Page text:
A Closer Look at a Pennsylvania Origin Story

An exhibit in Haverford’s Magill Library, born of a spring 2017 history class, attempts to distinguish fact from fiction in examining William Penn’s Colonial-era treaty with the Lenape Native Americans.

On Oct. 10, Magill Library hosted the opening reception and curator talk for Where is the Penn Treaty Elm?, an exhibit that examines the historical background and veracity of a romanticized notion from Pennsylvania’s history.  

Though historians may debate the authenticity of the 1683 treaty between the Lenni-Lenape and William Penn, the location where the meeting was alleged to have taken place—under a great elm tree on the banks of Shackamaxon, modern-day Penn Treaty Park in Fishtown—has nonetheless come to serve as a traditional American story about the founding of Pennsylvania. This new library exhibition, which was born out of the spring 2017 “Introduction to Public History” course, examines the myth, using the heritage of the great elm tree and its relics as symbols of original American convictions toward the treaty. Co-curated by Paul M. Farber, who taught the course last spring, and Eleanor Morgan ’20, with contributions from the rest of the students in the class, the exhibition will run through Dec. 1.

At the opening, Farber, now the managing director of the Penn Program in the Environmental Humanities, recalled a childhood growing up in and around the Wissahickon Valley Park, which sparked his interest in the nature of the relationship between the Lenni-Lenape and the early Quakers whose land they inhabited. Questions such as, “How does one ‘found’ a city on land already inhabited by Indigenous communities?”solidified Farber and Morgan’s decision to revisit such a romanticized historical event and are embedded the exhibition.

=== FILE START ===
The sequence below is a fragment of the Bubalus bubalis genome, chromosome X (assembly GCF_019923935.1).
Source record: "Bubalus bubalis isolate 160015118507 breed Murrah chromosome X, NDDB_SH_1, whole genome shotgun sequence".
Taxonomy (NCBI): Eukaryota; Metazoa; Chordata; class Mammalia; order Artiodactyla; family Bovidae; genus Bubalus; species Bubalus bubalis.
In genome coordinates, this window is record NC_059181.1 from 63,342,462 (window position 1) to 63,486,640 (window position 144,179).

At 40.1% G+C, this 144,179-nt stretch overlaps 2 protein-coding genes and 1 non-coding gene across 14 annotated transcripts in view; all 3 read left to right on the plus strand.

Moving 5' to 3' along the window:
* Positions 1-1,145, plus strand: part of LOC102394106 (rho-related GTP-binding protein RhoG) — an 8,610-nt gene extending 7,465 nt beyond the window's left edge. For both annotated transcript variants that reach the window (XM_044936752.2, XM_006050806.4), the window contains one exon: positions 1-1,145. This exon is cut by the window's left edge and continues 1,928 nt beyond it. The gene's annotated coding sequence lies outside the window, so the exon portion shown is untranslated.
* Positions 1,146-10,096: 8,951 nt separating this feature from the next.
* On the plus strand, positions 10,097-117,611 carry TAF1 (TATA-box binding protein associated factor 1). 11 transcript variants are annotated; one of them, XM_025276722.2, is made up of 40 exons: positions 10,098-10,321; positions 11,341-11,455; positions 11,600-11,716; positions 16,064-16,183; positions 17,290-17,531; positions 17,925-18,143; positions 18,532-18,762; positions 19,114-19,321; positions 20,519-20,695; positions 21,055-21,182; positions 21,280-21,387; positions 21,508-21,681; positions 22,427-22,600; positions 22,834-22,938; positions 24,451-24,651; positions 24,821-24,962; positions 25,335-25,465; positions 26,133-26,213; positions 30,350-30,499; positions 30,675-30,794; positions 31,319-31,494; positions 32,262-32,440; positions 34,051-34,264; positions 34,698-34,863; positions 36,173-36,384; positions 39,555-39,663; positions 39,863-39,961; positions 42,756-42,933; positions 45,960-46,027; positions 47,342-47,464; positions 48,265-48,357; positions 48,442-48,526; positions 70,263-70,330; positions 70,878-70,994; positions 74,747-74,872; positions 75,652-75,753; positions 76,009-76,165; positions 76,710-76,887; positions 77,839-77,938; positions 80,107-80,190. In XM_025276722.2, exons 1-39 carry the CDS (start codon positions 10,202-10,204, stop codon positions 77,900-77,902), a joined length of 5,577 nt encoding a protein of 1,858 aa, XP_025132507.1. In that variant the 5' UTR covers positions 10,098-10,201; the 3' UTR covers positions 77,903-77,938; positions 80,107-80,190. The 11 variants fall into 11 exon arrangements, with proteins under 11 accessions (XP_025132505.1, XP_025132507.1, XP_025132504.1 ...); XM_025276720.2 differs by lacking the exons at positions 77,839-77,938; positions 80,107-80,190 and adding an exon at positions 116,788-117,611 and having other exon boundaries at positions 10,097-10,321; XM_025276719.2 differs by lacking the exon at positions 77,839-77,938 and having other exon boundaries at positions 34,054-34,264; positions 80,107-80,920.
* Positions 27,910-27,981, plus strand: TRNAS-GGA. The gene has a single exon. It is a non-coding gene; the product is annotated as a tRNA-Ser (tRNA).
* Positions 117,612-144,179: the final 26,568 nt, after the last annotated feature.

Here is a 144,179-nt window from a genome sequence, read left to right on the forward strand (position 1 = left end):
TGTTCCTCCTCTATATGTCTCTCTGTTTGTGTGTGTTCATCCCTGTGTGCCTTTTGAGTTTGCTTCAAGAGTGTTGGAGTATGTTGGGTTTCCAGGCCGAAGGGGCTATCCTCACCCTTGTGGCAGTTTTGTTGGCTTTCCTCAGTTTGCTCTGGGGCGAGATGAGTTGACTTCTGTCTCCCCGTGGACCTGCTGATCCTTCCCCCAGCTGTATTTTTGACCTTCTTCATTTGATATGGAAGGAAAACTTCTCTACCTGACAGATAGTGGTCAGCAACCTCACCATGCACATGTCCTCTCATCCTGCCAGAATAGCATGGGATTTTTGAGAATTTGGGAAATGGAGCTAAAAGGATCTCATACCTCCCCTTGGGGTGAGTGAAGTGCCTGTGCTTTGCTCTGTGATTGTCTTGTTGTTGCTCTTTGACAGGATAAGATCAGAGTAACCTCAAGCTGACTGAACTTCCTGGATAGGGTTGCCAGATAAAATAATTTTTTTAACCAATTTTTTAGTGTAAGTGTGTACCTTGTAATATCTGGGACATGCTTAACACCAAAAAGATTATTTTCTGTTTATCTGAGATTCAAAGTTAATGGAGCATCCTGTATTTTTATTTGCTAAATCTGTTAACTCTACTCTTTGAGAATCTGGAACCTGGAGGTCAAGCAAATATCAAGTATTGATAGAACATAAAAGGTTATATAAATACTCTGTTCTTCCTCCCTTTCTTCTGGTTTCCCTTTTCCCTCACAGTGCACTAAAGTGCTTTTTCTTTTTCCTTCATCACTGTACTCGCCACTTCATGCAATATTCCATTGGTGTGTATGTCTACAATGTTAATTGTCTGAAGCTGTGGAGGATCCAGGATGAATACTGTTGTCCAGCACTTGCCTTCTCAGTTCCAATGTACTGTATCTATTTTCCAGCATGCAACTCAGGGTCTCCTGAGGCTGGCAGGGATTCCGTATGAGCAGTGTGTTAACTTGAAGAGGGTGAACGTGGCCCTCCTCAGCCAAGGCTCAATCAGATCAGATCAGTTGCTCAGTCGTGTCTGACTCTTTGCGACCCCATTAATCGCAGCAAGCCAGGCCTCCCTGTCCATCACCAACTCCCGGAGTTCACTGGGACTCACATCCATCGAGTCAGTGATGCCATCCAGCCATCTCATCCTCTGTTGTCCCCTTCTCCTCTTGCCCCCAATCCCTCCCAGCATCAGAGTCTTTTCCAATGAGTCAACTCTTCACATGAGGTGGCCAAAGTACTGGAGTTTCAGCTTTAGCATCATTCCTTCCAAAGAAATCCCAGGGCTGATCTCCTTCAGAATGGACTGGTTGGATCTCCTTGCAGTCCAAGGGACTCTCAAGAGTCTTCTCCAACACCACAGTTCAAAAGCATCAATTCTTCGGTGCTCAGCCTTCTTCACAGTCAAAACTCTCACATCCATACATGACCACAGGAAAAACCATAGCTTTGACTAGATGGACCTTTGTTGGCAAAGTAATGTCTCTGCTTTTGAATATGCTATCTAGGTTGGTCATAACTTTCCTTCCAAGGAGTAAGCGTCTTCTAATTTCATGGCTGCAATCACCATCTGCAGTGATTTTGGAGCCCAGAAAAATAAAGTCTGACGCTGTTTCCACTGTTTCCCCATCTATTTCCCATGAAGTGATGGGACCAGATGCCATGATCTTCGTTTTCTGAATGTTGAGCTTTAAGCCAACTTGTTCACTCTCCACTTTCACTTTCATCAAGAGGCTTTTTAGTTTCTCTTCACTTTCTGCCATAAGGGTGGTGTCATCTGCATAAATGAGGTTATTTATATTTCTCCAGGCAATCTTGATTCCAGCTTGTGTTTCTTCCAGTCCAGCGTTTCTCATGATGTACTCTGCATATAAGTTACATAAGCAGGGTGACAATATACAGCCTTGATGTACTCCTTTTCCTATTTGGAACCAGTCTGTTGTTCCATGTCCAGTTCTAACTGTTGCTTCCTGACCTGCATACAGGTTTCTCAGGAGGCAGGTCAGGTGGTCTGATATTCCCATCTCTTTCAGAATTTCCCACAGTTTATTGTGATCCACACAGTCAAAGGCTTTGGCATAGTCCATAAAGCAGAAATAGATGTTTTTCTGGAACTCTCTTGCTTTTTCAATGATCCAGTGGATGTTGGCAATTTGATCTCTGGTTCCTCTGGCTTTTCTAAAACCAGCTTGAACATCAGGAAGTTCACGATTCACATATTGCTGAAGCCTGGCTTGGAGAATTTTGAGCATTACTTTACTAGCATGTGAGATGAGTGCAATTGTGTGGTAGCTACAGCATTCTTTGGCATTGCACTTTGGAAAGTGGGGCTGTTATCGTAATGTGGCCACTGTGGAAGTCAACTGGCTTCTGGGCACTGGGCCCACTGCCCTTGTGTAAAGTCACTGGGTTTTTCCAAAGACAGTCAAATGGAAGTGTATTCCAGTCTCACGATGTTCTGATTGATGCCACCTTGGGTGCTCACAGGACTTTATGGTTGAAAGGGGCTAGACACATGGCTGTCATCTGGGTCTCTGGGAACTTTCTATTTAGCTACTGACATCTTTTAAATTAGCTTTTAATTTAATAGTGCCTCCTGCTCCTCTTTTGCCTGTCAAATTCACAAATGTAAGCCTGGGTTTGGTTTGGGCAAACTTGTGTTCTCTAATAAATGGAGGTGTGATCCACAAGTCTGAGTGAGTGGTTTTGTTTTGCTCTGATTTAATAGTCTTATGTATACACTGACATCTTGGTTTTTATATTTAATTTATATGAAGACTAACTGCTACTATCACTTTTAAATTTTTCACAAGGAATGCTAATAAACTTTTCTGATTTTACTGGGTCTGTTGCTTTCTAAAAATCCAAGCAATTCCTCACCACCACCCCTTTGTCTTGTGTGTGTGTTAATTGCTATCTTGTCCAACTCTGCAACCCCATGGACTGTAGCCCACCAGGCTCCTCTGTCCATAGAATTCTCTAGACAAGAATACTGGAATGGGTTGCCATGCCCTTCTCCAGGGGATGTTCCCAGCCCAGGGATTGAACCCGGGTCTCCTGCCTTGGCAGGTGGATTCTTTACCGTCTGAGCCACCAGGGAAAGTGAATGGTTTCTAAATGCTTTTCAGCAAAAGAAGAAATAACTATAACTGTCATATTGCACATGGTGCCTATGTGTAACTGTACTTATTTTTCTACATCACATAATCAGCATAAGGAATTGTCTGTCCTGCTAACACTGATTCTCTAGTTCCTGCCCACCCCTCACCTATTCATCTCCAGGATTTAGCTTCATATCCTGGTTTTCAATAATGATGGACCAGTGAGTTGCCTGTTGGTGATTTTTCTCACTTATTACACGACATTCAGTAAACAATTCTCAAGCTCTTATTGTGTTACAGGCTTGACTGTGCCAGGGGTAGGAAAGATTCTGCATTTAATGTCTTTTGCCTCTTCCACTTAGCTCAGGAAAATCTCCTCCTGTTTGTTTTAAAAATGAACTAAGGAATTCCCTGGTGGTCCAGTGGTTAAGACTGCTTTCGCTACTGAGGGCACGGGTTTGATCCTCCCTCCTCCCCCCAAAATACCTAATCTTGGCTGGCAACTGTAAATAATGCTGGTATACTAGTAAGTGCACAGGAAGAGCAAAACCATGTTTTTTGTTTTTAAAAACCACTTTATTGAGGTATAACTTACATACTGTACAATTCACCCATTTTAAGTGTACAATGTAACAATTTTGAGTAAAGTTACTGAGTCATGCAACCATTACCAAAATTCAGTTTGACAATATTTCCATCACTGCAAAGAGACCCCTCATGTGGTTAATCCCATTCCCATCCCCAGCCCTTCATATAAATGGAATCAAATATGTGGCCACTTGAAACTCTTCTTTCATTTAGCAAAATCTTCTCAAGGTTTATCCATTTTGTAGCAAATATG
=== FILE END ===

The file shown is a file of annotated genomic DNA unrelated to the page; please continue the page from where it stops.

These included scions, descendants from the original Ulmus americanus tree under which the alleged treaty took place—at least one of which resides on the Haverford campus— and relics created from the wood of the elm which fell during a storm in 1810. It was many of these purported relics from the original elm that were present at the opening reception and remain accessible all visitors of the exhibition.

Every student in “Introduction to Public History” contributed their own research to the exhibit, and Farber mentioned that his students’ input was “essential in shaping the early strategies and later tactics of display, [and] I am grateful for their collaborative and creative approaches.”

“I really liked how we were able to put the skills we learned in class through our readings and class discussions to use in researching the Penn Treaty Elm for the exhibition” said Ariel Censor ’20. “In class, we learned a lot about how history can be dramatically warped through who is telling it and how it is told. In doing our research and writing the commentary that eventually went into the exhibition booklet, we tried our best to use what we had learned in class to consciously include objects and narratives from different voices then we typically hear when discussing William Penn and his treaty with the Lenape”.

“Today, the treaty is remembered as a symbol of peace and love” and survives throughout the Greater Philadelphia area through a variety of symbolic mediums which link “the past, present, and future of the city,” the student-creators explain in the exhibition booklet.

“I chose all the pieces,” said Morgan, who got involved with Farber’s course and early plans on the exhibition through the Joseph E. O’Donnell Research Internship. “Seventy-five percent of the items are from Haverford Special Collection, the rest were a collection from a variety of sources”.

Morgan, who had previously worked at the Yale University Art Gallery, found that this library exhibit helped her realize a passion and cemented her desire to major in art history. “[I found myself] more interested in the education aspect of art history,” she said, “using art as education rather than just the curation aspect.”

Photos by Wani Yang ’20.